Yesterday evening I was loading up the dishwasher and in it, I put an oil bottle that needed cleaning out. I put the dishwasher on, wandered off and started making the tea. About 45 minutes later I realised that I needed the sieve, which was in the dishwasher, and so I did what I would normally do, I opened the dishwasher door to get the item required. This was where things went a bit wrong.

See, what I’d forgotten was that there was about a quarter of an inch of washing up liquid in the bottom of the oil bottle. And my, can a quarter of an inch of washing up bubbles foam up a long way. As I opened the dishwasher door, I was greeted by a tidal wave of bubbles and water that cascaded merrily down my legs and over my feet, flooding the kitchen. The dog screeched and legged it, big brave guard dog that he is. So I did what any sensible person would do – shut the door and pretended nothing was wrong. Because naturally if you ignore the fact that you’re now making chilli knee deep in foam, everything is fine, right? Of course it is.

Well at least it was until all the lights went out because the bubbles reached whatever sensor lives in the interior of the dishwasher and tells it that it’s full of something that shouldn’t be there, causing it to trip out and blow the fuses. So now I’m knee deep in bubbles, it’s pitch black and the burglar alarm is going off because that’s what it does if the mains power goes off. Bloody brilliant. I feel my way into the downstairs loo, where the fusebox is and push the switch back up. Lights, lovely. I get halfway back to the kitchen – click, darkness, burglar alarm. Fuse gone again. So I feel my way back into kitchen, tripping over the dog on the way in (note to self, next time get light coloured dog which a) shows up better in the dark and b) has hairs that don’t look like big spiders when they blow across the tiles) to switch everything off at the mains. Then I go flick the fuse again.

Carefully opening the dishwasher door a tiny crack to see what’s going on in there, I’m surprised to notice that all you can see is bubbles, no shelves, no stuff, just bubbles, covering everything and filling the machine. Perhaps I should write to Morrisons and let them know the awesome foaming power of their own brand washing up liquid, it’s quite remarkable. I decide that the best thing to do will be to leave the machine overnight for the bubbles to die down then let it finish its cycle and hope it doesn’t blow up anything else in the meantime. It’s as I’m trying to mop up the kitchen carnage that Mr V comes home, looks at the kitchen floor, looks at the dog under the coffee table, looks in the dishwasher and wanders off muttering about halfwits attempting to operate machinery.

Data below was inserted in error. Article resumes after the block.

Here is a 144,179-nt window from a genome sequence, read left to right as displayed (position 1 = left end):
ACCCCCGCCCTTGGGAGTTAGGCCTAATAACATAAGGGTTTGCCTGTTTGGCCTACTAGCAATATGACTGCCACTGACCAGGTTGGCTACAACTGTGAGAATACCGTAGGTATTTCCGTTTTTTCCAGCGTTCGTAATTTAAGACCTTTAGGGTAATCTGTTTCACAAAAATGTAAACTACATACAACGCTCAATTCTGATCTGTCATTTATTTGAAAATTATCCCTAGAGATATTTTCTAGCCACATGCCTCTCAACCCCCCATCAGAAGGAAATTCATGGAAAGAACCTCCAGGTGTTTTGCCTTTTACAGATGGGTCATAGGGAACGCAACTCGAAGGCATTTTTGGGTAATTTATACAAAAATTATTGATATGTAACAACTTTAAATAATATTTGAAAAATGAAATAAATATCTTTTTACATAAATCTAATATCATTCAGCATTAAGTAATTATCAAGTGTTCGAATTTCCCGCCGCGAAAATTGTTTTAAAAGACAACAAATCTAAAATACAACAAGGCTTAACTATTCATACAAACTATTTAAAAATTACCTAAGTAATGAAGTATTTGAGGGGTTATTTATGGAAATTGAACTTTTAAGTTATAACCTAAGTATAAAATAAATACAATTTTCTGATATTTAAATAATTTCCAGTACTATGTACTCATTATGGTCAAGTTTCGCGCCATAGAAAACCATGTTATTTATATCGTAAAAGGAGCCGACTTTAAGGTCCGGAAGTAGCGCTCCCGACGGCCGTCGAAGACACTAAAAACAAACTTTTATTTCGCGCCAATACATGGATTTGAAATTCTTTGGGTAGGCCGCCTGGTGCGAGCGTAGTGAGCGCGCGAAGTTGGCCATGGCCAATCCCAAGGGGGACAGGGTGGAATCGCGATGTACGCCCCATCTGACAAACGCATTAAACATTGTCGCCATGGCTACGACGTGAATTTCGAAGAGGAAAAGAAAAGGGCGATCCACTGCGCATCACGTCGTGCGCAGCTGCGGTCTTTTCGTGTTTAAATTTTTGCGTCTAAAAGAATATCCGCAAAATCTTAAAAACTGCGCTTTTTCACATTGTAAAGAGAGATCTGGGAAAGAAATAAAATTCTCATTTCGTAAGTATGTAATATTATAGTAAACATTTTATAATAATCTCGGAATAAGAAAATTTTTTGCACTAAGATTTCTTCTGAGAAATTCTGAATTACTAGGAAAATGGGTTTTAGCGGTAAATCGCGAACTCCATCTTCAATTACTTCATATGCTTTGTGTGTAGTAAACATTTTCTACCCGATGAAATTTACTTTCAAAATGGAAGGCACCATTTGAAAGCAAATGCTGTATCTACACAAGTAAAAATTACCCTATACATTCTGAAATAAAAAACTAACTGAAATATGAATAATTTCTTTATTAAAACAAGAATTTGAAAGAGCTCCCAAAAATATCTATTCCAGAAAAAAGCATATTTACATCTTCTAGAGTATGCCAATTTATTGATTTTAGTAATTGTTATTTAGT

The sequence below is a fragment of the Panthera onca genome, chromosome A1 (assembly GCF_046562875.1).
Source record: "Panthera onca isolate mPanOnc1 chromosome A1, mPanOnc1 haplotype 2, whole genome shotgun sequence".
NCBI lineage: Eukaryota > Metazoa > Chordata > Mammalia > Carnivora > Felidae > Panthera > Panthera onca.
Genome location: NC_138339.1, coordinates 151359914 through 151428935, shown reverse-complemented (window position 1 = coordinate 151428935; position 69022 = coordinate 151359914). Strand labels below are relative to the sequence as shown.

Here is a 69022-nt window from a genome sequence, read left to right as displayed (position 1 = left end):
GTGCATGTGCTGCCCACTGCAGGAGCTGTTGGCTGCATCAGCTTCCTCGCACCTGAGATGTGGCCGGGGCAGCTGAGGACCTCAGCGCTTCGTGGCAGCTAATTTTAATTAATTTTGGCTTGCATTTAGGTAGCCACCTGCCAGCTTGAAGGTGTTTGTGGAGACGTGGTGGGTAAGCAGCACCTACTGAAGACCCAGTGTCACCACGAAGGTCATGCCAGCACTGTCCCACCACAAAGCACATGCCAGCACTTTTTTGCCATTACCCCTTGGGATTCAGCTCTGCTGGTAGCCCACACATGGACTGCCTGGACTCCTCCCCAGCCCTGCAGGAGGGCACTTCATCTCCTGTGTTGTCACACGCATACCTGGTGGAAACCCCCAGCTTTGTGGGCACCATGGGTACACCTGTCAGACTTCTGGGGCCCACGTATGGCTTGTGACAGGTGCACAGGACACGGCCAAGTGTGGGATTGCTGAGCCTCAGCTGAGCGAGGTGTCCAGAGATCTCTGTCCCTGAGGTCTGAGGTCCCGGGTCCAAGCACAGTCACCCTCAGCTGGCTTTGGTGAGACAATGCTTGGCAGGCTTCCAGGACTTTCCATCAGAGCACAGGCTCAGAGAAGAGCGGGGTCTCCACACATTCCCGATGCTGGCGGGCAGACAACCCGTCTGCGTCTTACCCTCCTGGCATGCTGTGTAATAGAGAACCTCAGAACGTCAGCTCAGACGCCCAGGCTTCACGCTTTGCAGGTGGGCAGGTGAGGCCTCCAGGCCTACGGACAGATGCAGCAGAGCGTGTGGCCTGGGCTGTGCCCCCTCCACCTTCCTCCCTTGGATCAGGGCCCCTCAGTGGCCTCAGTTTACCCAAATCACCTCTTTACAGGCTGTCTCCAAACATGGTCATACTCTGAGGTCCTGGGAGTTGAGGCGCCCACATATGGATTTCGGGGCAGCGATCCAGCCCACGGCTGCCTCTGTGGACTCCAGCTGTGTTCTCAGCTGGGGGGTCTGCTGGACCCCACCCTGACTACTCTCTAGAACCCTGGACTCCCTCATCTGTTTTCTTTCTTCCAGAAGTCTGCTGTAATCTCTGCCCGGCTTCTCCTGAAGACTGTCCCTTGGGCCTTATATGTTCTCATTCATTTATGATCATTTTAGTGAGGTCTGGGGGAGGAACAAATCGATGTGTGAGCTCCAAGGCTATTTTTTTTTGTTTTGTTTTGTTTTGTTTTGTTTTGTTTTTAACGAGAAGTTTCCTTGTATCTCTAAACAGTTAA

And this is why you shouldn’t put washing up liquid in the dishwasher.


5 Responses

  1. It’s an “I Love Lucy” episode!

    But just think of how clean the floor is.

  2. Always worth saving a Vicola blog till I have time to enjoy.

    Can I post a link to this entry on FB? I’m intending to highlight the Best Blog entries I see this year and I’d like to share another funny read in the Vicola style.

    No pressure and a refusal will not offend.

    • Hi Peter, glad to know that at least other people are getting enjoyment out of my total failure! Feel free to post it there, that’s fine by me.

  3. 1) fabric softener kills bubbles within seconds
    2) get your burglar alarm serviced or, at least, get Mr V to fit a new backup battery. It’s in the main box that has the keypad on it. Take it out & go to an alarm place for a new one.
    It’ll stop the bloody thing going off every time there’s a power cut or will set it off if some lowlife interferes with it.

    We got burgled in Sept. Trust me, its not nice, specially when you thought the alarm was OK so never got it checked.

  4. What a great post – your misadventure thoroughly cheered me up.

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